Another consideration regarding the dropout rate has to be the course itself. The wrong choice of course possibly arises from poor and inadequate guidance, advice and information, whether at school or from early contact with the institution. Honest broker and objective guidance is central to any institution’s recruiting activity. That guidance must not solely be of the highest order at entry but must continue during the on-programme study. If students realise they are on the wrong course then they should be offered honest and open guidance to alternatives, not only within the institution but also at other institutions. The learner must be the central priority and must not be subverted by institutional priorities. If inadequate support is given students will inevitably leave. This leaves a possibility of them feeling that their interests have not been well served by education institutions and could deter them from considering to return to study later. Finally the course must be fit for purpose for the learner’s purpose, more fully prepare them for employment and give them confidence that if a technical and vocational course is their choice it possess a parity of esteem with the academic courses at the same level.
Colleges and universities must do all they can to make certain that they improve their retention rate, primarily through continued support and guidance of their students. Equally, however, they must realise that many students will withdraw for reasons well beyond their control. Sadly, due to financial pressures, students will seek employment or feel that they cannot sustain useful study while carrying such large debts. The uncertainty of gaining future employment must also have an impact, so colleges and universities must understand and respect the reasons for students’ withdrawal. This involves careful consideration and management of these issues along with great care in articulation regarding self-assessment reports.
Unfortunately the media often pick up detail from league tables and refer to them as ‘flunk factors’ but this is too simplistic. They do not tell the true story. Behind every student withdrawal there lies a whole series of reasons. It is important that institutions understand that, but equally important that the members of the public do not read too much into these simplistic league tables. Moreover, politicians must not begin to introduce simplistic knee-jerk and punitive measures against institutions that, at face value, do not have high retention rates (see ** paragraph marked above). Institutions must be allowed opportunities to explain why the retention rates have reached their current levels. Improvements can be made, but there needs to be a realistic view taken that very often the determining factors for withdrawal are beyond the control of the institutions and also beyond the control of the individual students.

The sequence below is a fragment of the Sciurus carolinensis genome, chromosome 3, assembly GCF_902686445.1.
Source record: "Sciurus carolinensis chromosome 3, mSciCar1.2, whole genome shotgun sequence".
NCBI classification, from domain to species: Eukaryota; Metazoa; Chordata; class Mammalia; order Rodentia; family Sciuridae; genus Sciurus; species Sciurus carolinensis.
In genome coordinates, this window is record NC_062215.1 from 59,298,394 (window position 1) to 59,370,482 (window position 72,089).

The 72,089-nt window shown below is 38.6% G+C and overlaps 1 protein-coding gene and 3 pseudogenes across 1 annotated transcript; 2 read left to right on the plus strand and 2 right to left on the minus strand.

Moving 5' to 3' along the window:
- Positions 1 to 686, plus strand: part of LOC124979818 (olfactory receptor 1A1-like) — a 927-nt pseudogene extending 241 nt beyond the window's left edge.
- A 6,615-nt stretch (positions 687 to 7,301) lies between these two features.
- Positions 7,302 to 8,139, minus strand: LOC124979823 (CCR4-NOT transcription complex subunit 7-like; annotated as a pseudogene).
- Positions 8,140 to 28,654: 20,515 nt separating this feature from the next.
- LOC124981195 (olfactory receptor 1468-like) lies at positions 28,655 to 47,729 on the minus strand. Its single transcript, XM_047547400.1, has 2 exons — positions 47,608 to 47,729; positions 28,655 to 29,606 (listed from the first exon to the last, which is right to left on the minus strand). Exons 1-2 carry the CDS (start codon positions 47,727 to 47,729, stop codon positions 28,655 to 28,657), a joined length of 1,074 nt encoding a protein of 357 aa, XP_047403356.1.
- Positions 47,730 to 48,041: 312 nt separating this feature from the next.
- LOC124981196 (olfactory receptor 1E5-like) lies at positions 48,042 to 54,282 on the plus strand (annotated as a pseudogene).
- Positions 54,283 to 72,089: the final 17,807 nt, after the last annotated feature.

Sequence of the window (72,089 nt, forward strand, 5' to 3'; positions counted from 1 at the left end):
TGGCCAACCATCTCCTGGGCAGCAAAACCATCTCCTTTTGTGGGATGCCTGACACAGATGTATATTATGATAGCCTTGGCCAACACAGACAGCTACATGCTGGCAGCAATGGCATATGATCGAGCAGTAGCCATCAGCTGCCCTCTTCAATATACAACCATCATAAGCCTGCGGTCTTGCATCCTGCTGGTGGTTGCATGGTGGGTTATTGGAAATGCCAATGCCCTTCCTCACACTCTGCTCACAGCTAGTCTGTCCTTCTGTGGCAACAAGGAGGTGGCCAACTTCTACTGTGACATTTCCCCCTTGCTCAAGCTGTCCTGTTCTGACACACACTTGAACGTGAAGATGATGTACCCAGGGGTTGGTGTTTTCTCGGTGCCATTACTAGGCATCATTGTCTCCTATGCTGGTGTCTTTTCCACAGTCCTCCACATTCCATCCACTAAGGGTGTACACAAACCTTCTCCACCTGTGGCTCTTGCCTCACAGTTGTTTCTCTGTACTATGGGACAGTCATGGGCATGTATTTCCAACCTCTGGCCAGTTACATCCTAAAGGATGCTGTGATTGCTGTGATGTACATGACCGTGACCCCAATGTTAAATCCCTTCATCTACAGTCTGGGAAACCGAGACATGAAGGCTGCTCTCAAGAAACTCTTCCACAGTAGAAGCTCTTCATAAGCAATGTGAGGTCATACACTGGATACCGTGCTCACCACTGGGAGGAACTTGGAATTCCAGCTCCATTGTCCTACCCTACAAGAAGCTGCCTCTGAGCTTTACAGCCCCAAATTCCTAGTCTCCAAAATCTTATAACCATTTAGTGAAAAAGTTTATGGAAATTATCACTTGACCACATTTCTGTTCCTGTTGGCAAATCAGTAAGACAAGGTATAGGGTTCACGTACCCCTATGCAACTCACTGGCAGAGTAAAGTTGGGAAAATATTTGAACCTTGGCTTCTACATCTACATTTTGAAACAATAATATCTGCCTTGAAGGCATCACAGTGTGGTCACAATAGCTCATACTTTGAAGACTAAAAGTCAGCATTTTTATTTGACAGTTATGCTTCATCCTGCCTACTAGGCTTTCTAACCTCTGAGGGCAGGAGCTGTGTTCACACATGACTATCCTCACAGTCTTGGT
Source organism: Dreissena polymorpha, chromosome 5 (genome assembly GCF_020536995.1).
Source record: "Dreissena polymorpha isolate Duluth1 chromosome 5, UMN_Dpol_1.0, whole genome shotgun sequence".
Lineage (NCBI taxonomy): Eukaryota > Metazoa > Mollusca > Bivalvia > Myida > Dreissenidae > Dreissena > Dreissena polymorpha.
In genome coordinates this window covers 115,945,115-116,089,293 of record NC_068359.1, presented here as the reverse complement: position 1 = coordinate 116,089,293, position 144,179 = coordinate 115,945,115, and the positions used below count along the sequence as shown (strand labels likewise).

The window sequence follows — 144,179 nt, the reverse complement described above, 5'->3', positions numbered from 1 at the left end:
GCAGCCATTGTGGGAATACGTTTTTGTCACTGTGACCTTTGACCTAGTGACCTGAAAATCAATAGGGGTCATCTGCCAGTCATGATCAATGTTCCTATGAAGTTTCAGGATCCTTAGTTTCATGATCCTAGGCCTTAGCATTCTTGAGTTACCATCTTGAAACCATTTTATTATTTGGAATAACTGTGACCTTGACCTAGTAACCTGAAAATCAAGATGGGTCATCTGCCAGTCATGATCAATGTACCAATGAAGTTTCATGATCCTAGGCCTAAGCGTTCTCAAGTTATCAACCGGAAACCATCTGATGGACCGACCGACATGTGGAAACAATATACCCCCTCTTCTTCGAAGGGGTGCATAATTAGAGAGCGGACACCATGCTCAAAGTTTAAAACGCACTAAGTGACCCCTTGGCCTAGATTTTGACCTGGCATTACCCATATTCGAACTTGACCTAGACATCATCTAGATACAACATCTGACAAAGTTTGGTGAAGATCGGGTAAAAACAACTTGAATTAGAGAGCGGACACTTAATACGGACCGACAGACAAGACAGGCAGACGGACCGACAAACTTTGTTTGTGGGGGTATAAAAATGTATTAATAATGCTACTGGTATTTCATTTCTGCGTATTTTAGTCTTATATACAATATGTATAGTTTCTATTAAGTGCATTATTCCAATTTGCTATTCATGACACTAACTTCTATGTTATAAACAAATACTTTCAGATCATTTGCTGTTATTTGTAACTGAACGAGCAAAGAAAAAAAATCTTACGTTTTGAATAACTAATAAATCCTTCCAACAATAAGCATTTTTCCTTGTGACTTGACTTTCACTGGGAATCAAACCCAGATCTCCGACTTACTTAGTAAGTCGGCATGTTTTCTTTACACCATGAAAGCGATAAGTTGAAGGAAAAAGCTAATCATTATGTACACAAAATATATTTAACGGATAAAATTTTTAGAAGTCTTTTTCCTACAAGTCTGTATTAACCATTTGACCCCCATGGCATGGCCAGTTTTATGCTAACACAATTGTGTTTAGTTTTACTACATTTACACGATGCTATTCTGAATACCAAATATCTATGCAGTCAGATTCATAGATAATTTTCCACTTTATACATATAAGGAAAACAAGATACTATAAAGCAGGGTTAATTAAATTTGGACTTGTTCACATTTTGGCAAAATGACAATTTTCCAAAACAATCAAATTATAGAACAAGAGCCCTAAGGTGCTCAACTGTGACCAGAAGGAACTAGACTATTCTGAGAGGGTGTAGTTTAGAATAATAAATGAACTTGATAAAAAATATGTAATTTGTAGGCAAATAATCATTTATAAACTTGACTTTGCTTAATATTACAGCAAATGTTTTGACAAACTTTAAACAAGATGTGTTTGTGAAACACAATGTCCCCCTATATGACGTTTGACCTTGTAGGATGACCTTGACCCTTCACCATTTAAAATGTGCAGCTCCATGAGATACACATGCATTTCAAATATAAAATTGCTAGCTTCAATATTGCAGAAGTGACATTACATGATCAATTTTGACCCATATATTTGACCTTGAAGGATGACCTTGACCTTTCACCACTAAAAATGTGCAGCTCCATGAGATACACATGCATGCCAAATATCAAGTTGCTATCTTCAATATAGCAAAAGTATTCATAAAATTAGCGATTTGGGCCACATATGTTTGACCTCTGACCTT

League tables abound for achievement and obviously colleges and universities want to see all their students succeed. However, many achievement issues are not picked up by the very narrow definition of achievement often used by the inspectors. The model continues to be very traditional. It is centred on full awards, time served ‘courses’ and there is an expectation that a student, once enrolled, will complete the qualification. Therefore, even accepting that a number of students will withdraw for the reasons given above, there are also complications about whether they will achieve any sort of recognition for the parts they have studied.
Increasingly many students wish to take part awards, often supported by their sponsors/employers. They do not wish to do a full award but pursue various parts of a programme of study, achieving a number of modules or units. The current way of recognising achievement most certainly does not fully recognise these transformations in student and sponsor expectation. For many reasons, often prominently financial, the employer may want to sponsor just a number of aspects of a particular programme of study. With increasing frequency, the learner of the future will enter study and leave and then return later and wish to see an accumulation of recognition of their achievements. They may not always want access to study on only time-served full awards and qualifications.
Very often colleges are heavily criticised for apparently low achievement rates when, within a certain programme of study, many of the students have gained significant proportions of that award. It truly is time for the funding methodology to recognise this change and most certainly for the inspectors to recognise part-achievement. This is not a reflection of failure by the student and/or the institution. It merely reflects the changing nature of demand from the student and also from their employer: demand which may be attributable to financial limitations on how large a chuck of study a student can afford to pay for at any time and/or the amount of time a student can spare for study alongside earning a living.